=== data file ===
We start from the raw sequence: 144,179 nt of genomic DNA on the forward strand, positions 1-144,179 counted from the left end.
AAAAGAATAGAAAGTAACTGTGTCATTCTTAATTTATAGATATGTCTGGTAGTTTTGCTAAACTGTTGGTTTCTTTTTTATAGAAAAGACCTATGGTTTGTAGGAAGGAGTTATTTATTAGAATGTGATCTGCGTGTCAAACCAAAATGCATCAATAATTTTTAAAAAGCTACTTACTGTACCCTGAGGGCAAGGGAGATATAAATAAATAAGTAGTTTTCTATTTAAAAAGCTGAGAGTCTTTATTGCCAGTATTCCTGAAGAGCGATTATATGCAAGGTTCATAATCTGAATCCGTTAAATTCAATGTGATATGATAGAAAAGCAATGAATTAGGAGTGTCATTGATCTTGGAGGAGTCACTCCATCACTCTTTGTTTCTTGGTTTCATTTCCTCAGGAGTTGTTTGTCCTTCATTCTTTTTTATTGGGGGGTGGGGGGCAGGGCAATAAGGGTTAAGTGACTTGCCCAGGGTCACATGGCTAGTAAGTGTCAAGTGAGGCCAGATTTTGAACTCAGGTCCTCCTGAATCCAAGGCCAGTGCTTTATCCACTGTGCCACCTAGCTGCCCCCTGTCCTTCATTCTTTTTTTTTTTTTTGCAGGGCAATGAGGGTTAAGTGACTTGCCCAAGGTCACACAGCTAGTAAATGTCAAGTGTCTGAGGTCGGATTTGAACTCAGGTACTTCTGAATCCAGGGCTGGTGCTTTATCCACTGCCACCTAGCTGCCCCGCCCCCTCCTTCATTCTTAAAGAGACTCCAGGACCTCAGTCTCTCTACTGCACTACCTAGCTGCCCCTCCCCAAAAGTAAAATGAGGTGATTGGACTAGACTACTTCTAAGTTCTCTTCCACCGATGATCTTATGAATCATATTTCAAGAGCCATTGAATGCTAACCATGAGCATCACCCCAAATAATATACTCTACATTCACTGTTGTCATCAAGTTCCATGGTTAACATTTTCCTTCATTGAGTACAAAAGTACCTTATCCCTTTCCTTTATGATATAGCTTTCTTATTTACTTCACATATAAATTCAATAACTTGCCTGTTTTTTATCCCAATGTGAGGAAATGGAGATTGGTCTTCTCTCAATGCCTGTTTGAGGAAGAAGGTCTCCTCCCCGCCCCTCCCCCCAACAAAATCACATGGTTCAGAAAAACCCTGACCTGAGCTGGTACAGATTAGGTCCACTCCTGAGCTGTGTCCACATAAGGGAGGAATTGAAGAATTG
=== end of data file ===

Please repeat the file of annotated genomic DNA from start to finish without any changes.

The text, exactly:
We start from the raw sequence: 144,179 nt of genomic DNA on the forward strand, positions 1-144,179 counted from the left end.
AAAAGAATAGAAAGTAACTGTGTCATTCTTAATTTATAGATATGTCTGGTAGTTTTGCTAAACTGTTGGTTTCTTTTTTATAGAAAAGACCTATGGTTTGTAGGAAGGAGTTATTTATTAGAATGTGATCTGCGTGTCAAACCAAAATGCATCAATAATTTTTAAAAAGCTACTTACTGTACCCTGAGGGCAAGGGAGATATAAATAAATAAGTAGTTTTCTATTTAAAAAGCTGAGAGTCTTTATTGCCAGTATTCCTGAAGAGCGATTATATGCAAGGTTCATAATCTGAATCCGTTAAATTCAATGTGATATGATAGAAAAGCAATGAATTAGGAGTGTCATTGATCTTGGAGGAGTCACTCCATCACTCTTTGTTTCTTGGTTTCATTTCCTCAGGAGTTGTTTGTCCTTCATTCTTTTTTATTGGGGGGTGGGGGGCAGGGCAATAAGGGTTAAGTGACTTGCCCAGGGTCACATGGCTAGTAAGTGTCAAGTGAGGCCAGATTTTGAACTCAGGTCCTCCTGAATCCAAGGCCAGTGCTTTATCCACTGTGCCACCTAGCTGCCCCCTGTCCTTCATTCTTTTTTTTTTTTTTGCAGGGCAATGAGGGTTAAGTGACTTGCCCAAGGTCACACAGCTAGTAAATGTCAAGTGTCTGAGGTCGGATTTGAACTCAGGTACTTCTGAATCCAGGGCTGGTGCTTTATCCACTGCCACCTAGCTGCCCCGCCCCCTCCTTCATTCTTAAAGAGACTCCAGGACCTCAGTCTCTCTACTGCACTACCTAGCTGCCCCTCCCCAAAAGTAAAATGAGGTGATTGGACTAGACTACTTCTAAGTTCTCTTCCACCGATGATCTTATGAATCATATTTCAAGAGCCATTGAATGCTAACCATGAGCATCACCCCAAATAATATACTCTACATTCACTGTTGTCATCAAGTTCCATGGTTAACATTTTCCTTCATTGAGTACAAAAGTACCTTATCCCTTTCCTTTATGATATAGCTTTCTTATTTACTTCACATATAAATTCAATAACTTGCCTGTTTTTTATCCCAATGTGAGGAAATGGAGATTGGTCTTCTCTCAATGCCTGTTTGAGGAAGAAGGTCTCCTCCCCGCCCCTCCCCCCAACAAAATCACATGGTTCAGAAAAACCCTGACCTGAGCTGGTACAGATTAGGTCCACTCCTGAGCTGTGTCCACATAAGGGAGGAATTGAAGAATTG